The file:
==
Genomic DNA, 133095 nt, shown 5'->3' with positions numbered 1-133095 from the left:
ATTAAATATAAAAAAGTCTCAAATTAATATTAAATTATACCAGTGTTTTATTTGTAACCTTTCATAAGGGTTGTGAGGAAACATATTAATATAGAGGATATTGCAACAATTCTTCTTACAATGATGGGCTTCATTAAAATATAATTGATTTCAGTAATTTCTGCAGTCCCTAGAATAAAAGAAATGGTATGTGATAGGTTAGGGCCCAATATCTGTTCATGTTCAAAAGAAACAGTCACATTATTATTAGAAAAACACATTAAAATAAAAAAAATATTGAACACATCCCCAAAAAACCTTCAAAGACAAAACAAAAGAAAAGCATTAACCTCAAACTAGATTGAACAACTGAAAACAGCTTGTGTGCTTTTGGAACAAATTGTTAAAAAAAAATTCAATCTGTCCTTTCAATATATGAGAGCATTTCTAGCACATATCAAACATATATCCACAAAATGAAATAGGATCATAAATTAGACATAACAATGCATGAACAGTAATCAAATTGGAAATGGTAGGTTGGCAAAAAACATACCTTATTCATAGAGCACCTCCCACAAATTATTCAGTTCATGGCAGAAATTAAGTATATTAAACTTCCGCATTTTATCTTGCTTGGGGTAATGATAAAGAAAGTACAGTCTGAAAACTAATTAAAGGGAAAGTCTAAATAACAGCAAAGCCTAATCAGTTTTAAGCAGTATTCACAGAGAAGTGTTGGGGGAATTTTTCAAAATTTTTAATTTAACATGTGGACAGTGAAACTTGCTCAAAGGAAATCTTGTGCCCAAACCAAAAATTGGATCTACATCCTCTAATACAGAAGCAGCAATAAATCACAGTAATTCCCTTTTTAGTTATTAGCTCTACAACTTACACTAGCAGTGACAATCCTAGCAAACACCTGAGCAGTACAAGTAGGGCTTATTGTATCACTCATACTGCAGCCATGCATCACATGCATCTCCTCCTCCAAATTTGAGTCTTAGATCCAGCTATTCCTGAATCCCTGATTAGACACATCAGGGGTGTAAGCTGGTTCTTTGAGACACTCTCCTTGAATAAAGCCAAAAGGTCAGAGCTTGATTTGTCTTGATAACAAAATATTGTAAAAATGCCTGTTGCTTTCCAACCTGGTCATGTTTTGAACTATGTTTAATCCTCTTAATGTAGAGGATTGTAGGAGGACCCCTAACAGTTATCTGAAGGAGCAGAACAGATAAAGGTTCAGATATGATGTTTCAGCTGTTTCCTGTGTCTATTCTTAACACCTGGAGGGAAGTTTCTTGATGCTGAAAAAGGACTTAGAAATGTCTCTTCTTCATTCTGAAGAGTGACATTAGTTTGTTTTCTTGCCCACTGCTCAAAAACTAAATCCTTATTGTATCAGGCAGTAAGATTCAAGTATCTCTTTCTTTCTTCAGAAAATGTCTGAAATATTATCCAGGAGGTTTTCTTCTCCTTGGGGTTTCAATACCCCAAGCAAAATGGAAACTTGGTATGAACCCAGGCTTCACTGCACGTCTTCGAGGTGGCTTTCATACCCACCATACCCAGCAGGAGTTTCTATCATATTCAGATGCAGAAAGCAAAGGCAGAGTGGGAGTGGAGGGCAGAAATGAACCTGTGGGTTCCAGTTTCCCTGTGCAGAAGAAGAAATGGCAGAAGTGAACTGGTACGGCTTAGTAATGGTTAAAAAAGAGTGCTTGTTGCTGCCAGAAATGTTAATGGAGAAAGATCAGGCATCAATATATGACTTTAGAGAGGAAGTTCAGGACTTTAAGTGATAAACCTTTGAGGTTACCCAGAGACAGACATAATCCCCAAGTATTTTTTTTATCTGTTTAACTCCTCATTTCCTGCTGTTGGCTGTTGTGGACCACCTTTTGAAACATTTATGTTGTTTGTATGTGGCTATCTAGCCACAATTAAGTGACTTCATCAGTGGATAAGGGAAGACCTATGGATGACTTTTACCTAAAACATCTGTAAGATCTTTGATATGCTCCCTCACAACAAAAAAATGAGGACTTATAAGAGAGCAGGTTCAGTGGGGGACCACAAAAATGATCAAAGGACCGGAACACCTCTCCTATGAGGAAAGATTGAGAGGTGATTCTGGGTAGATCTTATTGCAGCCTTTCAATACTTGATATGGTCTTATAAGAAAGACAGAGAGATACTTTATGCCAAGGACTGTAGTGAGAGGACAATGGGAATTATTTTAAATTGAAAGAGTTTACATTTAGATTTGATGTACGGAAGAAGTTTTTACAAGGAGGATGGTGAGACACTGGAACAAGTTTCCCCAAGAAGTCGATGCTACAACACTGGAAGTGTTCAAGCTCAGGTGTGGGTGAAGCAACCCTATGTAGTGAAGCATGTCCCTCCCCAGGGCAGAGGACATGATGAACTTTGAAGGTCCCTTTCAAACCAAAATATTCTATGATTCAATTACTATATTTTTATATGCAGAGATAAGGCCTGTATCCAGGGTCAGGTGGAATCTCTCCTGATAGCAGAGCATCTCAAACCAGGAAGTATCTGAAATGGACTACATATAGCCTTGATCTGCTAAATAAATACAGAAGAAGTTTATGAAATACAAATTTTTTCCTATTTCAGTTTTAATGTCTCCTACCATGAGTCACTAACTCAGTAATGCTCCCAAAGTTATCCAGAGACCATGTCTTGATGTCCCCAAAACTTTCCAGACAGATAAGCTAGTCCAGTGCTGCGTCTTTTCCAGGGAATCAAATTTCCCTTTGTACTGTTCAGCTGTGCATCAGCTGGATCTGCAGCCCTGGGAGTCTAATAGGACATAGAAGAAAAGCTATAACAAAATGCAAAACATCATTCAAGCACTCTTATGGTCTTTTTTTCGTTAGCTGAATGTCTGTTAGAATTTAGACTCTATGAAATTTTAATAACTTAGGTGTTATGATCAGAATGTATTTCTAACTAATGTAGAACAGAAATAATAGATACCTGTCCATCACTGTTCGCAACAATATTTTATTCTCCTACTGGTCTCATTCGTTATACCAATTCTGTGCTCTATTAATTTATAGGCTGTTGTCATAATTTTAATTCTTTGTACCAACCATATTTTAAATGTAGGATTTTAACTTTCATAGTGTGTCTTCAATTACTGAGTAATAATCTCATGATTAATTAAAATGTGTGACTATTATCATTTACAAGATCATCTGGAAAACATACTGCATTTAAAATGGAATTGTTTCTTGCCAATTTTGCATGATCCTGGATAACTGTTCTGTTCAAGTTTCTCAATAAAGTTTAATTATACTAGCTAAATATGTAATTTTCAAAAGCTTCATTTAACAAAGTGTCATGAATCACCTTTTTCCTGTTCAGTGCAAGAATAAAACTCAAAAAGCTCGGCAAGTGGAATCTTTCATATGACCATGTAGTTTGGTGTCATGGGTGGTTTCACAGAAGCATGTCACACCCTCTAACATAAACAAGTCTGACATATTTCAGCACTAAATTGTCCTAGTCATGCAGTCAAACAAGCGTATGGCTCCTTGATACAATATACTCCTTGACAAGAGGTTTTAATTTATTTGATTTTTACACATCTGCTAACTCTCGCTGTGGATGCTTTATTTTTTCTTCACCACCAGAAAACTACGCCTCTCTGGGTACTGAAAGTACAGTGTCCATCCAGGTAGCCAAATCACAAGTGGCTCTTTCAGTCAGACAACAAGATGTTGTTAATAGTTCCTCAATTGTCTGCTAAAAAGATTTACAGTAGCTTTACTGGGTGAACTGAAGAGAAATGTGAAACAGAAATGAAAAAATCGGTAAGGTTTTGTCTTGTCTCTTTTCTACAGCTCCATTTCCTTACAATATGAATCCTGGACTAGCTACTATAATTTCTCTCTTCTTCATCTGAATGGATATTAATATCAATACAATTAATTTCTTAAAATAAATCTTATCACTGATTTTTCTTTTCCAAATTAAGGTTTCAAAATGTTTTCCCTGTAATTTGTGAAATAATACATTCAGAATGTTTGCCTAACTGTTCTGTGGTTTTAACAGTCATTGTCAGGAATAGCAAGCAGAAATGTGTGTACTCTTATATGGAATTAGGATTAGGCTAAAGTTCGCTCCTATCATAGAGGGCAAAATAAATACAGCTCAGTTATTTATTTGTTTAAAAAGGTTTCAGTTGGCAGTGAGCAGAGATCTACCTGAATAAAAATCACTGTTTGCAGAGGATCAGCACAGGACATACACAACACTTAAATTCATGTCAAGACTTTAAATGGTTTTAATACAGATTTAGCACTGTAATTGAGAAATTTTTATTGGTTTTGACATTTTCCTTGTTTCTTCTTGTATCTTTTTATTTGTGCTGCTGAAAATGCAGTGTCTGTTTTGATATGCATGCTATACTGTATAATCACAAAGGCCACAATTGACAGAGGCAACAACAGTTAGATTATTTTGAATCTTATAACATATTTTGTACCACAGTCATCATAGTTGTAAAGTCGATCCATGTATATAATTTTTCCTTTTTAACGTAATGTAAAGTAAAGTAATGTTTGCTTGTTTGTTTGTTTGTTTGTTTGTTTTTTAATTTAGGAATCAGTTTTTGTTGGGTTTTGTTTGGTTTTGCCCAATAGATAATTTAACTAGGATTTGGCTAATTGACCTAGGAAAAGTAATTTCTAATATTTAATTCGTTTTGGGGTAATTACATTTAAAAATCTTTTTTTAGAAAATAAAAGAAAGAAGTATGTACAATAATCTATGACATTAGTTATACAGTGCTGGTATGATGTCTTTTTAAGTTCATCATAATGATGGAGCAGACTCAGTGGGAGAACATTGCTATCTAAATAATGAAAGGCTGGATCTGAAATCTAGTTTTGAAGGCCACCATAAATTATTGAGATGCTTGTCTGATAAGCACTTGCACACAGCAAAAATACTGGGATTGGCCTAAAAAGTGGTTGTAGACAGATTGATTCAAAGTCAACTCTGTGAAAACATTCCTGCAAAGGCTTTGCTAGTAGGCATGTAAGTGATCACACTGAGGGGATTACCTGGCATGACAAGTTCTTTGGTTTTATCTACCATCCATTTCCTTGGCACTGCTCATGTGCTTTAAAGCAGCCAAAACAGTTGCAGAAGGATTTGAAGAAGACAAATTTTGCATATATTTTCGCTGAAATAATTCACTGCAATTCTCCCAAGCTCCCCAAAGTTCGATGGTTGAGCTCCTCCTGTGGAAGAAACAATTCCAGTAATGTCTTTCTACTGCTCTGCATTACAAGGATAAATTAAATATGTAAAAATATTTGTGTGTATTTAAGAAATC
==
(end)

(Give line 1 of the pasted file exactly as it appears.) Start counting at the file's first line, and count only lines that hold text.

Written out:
Genomic DNA, 133095 nt, shown 5'->3' with positions numbered 1-133095 from the left: